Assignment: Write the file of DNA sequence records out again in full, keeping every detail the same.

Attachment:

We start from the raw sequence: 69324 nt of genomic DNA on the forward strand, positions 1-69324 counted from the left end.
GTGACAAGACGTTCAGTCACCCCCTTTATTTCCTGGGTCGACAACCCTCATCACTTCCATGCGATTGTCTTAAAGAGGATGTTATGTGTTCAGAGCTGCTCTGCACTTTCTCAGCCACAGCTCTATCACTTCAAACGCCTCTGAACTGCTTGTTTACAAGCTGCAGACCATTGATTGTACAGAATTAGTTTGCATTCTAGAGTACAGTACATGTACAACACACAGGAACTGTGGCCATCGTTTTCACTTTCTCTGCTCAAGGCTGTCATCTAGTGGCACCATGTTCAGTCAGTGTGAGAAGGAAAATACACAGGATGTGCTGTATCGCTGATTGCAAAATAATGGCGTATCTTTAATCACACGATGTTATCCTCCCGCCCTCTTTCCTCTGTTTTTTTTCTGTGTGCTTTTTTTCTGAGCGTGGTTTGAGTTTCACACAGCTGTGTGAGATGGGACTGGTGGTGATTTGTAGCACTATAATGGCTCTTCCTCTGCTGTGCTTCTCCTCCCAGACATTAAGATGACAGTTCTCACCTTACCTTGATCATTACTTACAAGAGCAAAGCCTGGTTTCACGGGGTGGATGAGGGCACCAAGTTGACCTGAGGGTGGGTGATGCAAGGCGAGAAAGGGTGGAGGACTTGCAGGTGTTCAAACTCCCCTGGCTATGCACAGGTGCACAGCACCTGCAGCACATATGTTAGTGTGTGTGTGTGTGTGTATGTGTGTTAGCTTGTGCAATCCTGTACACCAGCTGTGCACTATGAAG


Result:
We start from the raw sequence: 69324 nt of genomic DNA on the forward strand, positions 1-69324 counted from the left end.
GTGACAAGACGTTCAGTCACCCCCTTTATTTCCTGGGTCGACAACCCTCATCACTTCCATGCGATTGTCTTAAAGAGGATGTTATGTGTTCAGAGCTGCTCTGCACTTTCTCAGCCACAGCTCTATCACTTCAAACGCCTCTGAACTGCTTGTTTACAAGCTGCAGACCATTGATTGTACAGAATTAGTTTGCATTCTAGAGTACAGTACATGTACAACACACAGGAACTGTGGCCATCGTTTTCACTTTCTCTGCTCAAGGCTGTCATCTAGTGGCACCATGTTCAGTCAGTGTGAGAAGGAAAATACACAGGATGTGCTGTATCGCTGATTGCAAAATAATGGCGTATCTTTAATCACACGATGTTATCCTCCCGCCCTCTTTCCTCTGTTTTTTTTCTGTGTGCTTTTTTTCTGAGCGTGGTTTGAGTTTCACACAGCTGTGTGAGATGGGACTGGTGGTGATTTGTAGCACTATAATGGCTCTTCCTCTGCTGTGCTTCTCCTCCCAGACATTAAGATGACAGTTCTCACCTTACCTTGATCATTACTTACAAGAGCAAAGCCTGGTTTCACGGGGTGGATGAGGGCACCAAGTTGACCTGAGGGTGGGTGATGCAAGGCGAGAAAGGGTGGAGGACTTGCAGGTGTTCAAACTCCCCTGGCTATGCACAGGTGCACAGCACCTGCAGCACATATGTTAGTGTGTGTGTGTGTGTGTATGTGTGTTAGCTTGTGCAATCCTGTACACCAGCTGTGCACTATGAAG